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Prisoners in Their Own Homes?
Fortune recently ran a piece about homeowners who feel “trapped” by low-interest-rate mortgages.
Cry those poor babies a river!
Most of the people Fortune profiled want bigger homes to accommodate their children. But they can’t make upsizing work financially. So they’re staying put, waiting for an entry point with lower monthly payments.
This dynamic makes us even more confident in our prediction that housing prices will meet and beat record prices in 2023 or, at the latest, 2024.
As the interest rate on a 30-year mortgage drops closer to 6%, leaving a 2% or 3% mortgage might feel more financially tenable for these “trapped” homeowners reluctant to begin more inflated monthly payments.
Presumably, as these prisoners in their own homes sit behind the proverbial bars, they’re stockpiling cash. These savings may be the difference between their current mortgage payments and potential future ones – so they’re ready to pounce when conditions meaningfully improve.
Pouncing will happen at different stages for different people.
Some folks will buy new houses at 6%. Others will wait until 5%. And so on.
However it happens, as interest rates drop – and more people come off the sidelines – competition will increase.
Realtors in places such as the Pacific Northwest are already reporting robust home-buying activity. Imagine what’ll happen with friendlier interest rates.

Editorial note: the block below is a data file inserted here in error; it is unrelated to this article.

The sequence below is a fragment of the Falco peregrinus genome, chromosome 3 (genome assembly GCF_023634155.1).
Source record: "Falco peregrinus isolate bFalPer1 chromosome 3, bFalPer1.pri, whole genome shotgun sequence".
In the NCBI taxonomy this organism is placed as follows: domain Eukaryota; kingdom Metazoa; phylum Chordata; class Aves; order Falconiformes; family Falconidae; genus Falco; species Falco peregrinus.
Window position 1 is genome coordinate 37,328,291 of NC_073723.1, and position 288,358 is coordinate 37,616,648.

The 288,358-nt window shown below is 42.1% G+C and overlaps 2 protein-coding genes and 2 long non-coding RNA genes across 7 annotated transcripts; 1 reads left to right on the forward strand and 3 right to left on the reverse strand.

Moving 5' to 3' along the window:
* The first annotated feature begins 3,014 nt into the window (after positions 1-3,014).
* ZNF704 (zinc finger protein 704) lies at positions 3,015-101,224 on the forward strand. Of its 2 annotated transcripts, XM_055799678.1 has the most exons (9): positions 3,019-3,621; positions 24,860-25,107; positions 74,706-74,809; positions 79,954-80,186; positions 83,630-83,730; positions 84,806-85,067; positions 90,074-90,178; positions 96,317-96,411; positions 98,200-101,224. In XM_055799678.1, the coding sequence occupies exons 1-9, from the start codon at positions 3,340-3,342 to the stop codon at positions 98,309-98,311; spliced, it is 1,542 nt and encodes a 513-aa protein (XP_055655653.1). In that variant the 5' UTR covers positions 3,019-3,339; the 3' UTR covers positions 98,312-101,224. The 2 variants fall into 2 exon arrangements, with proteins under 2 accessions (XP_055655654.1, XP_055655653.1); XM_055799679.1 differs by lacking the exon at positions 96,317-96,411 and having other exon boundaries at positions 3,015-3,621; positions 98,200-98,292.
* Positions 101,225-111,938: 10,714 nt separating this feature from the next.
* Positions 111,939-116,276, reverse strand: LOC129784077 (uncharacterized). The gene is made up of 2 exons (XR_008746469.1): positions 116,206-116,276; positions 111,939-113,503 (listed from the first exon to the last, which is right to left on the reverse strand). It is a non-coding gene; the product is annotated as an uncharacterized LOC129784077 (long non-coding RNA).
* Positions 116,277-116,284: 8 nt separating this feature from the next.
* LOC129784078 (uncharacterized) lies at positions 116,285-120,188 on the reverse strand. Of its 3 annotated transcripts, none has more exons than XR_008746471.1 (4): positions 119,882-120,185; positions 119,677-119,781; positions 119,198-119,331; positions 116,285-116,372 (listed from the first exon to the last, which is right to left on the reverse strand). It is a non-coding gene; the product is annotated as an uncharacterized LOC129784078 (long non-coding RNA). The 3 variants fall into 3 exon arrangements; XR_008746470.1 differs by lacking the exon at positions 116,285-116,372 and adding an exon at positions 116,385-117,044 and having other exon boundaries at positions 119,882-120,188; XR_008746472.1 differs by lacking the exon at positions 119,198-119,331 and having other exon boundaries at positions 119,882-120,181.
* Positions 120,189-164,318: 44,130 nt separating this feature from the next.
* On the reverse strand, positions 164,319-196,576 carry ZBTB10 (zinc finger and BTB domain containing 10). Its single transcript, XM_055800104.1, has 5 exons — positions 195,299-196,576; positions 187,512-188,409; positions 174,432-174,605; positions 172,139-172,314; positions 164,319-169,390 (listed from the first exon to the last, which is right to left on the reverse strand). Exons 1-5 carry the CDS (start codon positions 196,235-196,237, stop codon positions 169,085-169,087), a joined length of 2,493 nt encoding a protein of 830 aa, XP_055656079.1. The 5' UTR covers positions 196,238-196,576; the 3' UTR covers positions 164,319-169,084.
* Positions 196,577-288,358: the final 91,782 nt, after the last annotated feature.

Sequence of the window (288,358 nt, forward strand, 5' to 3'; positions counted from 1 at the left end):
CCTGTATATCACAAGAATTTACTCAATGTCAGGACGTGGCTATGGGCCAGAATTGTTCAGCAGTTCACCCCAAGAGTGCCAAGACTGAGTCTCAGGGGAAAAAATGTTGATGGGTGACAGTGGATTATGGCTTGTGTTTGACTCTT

Houses will stay on the market for less time. Bidding wars will return. People will pay over asking. And prices will steamroll back into record territory.
This trajectory leaves nothing but confusion for the average person trying to figure out when they should start seriously looking for a house again.
The Bottom Line: Being stuck with a low-interest-rate mortgage is a good problem to have, especially if you really don’t need a new home and aren’t living paycheck to paycheck.
If you have enough cash to eventually buy a new home you don’t really need, consider making modest and relatively inexpensive improvements to your current home. Take the rest of your monthly cash surplus and plow it into the stock market.
Some people who are obsessed with investing – present company included – would rather put all their extra cash into stocks, ETFs, or cryptocurrency. Not take on additional overhead.
Whatever you prefer, consider the difference between spending more on housing (even if rates drop) and putting that money to work for you in an instrument that doesn’t charge you interest, but pays it out via capital gains and dividends.
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